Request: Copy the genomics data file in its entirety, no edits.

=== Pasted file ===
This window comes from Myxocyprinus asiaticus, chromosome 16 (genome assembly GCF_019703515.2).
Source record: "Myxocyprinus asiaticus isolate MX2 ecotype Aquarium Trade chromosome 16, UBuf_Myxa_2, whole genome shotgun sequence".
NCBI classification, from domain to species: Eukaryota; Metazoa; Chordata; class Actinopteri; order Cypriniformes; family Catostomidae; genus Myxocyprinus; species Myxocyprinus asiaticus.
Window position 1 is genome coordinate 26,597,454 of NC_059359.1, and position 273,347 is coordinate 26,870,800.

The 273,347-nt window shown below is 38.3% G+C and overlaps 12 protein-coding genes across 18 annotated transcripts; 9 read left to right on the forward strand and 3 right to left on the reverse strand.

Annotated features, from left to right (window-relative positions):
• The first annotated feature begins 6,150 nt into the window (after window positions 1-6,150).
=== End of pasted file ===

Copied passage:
This window comes from Myxocyprinus asiaticus, chromosome 16 (genome assembly GCF_019703515.2).
Source record: "Myxocyprinus asiaticus isolate MX2 ecotype Aquarium Trade chromosome 16, UBuf_Myxa_2, whole genome shotgun sequence".
NCBI classification, from domain to species: Eukaryota; Metazoa; Chordata; class Actinopteri; order Cypriniformes; family Catostomidae; genus Myxocyprinus; species Myxocyprinus asiaticus.
Window position 1 is genome coordinate 26,597,454 of NC_059359.1, and position 273,347 is coordinate 26,870,800.

The 273,347-nt window shown below is 38.3% G+C and overlaps 12 protein-coding genes across 18 annotated transcripts; 9 read left to right on the forward strand and 3 right to left on the reverse strand.

Annotated features, from left to right (window-relative positions):
• The first annotated feature begins 6,150 nt into the window (after window positions 1-6,150).